STAN McCORMACK argues that some of the best films ever made were produced in the 1940s, making it truly the Golden Era of Hollywood


I still like to go to the cinema with my son and in 2018 a number of movies nominated for Oscars were interesting, especially Three Billboards outside Epping, Missouri, I, Tonya and Dunkirk. Saoirse Ronan’s performance in Ladybird was excellent but Frances McDormand deserved the Oscar, as did Gary Oldman as Winston Churchill for Darkest Hour.

Having said that it just came to me that none of these films were as good as the great classics from the 1940’s like Citizen Kane, Casablanca, The Grapes of Wrath, The Maltese Falcon and It’s a Wonderful Life just to mention a few.

The movie that will be remembered by many Irish people from the 1940’s is Going My Way (1944) starring Bing Crosby and one of Ireland’s best actors, Barry Fitzgerald (also associated with The Quiet Man).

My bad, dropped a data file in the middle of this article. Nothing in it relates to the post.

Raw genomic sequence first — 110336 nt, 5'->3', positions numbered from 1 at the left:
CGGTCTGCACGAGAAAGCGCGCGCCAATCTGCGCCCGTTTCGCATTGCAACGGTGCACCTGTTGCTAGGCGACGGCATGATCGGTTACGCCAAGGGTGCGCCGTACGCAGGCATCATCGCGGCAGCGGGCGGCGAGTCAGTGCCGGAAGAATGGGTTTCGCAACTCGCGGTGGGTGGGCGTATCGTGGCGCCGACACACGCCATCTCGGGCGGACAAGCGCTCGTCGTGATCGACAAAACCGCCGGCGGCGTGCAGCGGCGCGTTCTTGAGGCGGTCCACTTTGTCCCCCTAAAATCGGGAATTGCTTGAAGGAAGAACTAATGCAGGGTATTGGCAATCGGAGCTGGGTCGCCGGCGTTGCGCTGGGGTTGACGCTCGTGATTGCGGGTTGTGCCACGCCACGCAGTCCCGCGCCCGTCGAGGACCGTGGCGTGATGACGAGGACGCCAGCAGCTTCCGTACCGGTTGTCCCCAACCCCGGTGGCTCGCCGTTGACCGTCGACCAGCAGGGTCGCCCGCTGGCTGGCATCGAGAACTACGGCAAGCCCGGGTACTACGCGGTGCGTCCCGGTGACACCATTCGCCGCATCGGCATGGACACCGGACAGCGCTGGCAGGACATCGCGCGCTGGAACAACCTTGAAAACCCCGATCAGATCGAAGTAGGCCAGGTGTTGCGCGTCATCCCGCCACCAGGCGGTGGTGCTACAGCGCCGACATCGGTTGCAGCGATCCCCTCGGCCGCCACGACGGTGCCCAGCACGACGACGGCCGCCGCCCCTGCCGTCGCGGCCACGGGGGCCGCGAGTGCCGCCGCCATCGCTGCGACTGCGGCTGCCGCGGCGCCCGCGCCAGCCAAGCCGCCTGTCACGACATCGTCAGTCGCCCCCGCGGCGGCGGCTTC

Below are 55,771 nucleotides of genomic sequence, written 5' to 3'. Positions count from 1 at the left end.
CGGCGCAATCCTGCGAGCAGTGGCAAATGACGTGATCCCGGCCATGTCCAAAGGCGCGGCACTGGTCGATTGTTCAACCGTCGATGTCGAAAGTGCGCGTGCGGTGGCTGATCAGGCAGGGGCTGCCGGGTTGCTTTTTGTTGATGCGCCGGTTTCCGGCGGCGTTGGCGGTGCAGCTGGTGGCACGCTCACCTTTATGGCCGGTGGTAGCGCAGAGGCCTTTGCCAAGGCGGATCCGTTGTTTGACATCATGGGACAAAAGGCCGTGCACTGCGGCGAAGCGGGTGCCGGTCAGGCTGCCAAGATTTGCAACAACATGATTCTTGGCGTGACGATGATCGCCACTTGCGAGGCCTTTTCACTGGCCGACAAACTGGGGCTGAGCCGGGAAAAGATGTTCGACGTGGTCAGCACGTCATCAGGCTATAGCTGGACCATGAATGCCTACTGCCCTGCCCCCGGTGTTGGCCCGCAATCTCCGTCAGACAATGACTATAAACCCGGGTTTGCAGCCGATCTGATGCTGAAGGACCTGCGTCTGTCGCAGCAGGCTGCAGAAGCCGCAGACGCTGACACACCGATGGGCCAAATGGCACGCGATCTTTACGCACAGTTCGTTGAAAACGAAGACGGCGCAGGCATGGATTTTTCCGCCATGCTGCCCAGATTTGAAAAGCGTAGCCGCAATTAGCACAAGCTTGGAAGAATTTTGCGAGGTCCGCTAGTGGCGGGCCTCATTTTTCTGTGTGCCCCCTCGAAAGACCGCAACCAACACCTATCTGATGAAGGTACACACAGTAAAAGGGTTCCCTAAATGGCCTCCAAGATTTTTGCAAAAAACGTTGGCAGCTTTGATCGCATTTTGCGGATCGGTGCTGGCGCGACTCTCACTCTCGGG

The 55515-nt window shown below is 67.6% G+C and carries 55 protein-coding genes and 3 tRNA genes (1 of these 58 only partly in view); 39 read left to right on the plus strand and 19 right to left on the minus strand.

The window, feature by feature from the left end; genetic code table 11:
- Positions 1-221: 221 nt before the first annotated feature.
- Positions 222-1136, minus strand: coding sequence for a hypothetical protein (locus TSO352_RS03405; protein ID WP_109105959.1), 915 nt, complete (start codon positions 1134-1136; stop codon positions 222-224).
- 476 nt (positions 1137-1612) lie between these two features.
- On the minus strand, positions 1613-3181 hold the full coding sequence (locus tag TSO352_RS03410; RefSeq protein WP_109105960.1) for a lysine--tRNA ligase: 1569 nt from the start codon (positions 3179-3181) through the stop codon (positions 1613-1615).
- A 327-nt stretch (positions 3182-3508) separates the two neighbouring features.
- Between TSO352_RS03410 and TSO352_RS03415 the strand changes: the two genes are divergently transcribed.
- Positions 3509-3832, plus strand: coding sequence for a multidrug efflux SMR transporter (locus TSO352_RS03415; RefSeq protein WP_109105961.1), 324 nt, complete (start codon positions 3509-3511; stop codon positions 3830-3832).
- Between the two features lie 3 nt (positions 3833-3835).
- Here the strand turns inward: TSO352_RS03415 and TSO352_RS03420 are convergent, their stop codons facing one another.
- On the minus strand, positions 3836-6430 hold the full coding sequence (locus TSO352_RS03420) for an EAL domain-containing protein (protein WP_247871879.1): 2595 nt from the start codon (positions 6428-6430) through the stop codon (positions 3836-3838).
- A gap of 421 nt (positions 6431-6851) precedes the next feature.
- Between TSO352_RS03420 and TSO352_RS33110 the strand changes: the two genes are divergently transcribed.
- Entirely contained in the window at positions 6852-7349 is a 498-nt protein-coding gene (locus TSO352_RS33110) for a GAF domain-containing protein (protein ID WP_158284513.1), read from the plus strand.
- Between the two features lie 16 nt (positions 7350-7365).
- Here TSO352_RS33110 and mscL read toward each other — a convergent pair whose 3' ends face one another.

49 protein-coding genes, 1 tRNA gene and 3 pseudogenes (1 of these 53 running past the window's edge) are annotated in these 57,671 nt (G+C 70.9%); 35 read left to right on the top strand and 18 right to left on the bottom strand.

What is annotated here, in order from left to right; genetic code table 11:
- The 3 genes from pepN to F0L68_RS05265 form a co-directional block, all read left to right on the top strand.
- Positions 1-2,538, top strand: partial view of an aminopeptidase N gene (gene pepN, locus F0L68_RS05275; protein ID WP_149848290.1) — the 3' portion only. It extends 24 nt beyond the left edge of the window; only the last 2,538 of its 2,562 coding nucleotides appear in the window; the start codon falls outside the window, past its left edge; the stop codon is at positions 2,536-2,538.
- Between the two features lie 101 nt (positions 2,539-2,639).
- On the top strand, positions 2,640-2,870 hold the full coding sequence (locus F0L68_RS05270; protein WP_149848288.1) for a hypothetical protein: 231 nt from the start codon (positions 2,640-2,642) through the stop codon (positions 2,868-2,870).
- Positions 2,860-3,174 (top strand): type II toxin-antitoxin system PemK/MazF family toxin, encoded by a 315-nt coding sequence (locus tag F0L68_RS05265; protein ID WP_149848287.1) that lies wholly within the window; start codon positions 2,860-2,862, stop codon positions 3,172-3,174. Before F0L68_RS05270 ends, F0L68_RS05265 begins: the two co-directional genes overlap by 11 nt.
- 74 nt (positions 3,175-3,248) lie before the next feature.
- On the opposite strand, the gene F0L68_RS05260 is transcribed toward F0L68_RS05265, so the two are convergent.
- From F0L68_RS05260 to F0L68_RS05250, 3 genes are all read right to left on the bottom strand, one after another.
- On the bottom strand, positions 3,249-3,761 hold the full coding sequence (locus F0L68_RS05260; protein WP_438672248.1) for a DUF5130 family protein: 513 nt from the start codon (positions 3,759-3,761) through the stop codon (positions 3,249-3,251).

Fitzgerald unusually was nominated as Best Actor and Best Supporting Actor and he won the latter. It was the most successful movie of 1944 and won seven Academy Awards. After World War ll a copy of the movie was presented to Pope Pius Xll by Bing Crosby.

We hear a lot about cinematography and the art of film-making, but the movies have always been about entertainment. I think that Preston’s Sturges great movie Sullivan’s Travels (1941) starring Joel McCrea and Veronica Lake (with her classic ‘peek a boo’ hair style) captured the true meaning of the movies.

McCrea played John L. Sullivan who made light-hearted movies but wanted to make a serious movie about human suffering during the depression. He dresses up in old clothes to mix with the ordinary people as he travels around, but through misfortune ends up on a brutal prison farm where prisoners are beaten daily.

Continue reading in this week’s Ireland’s Own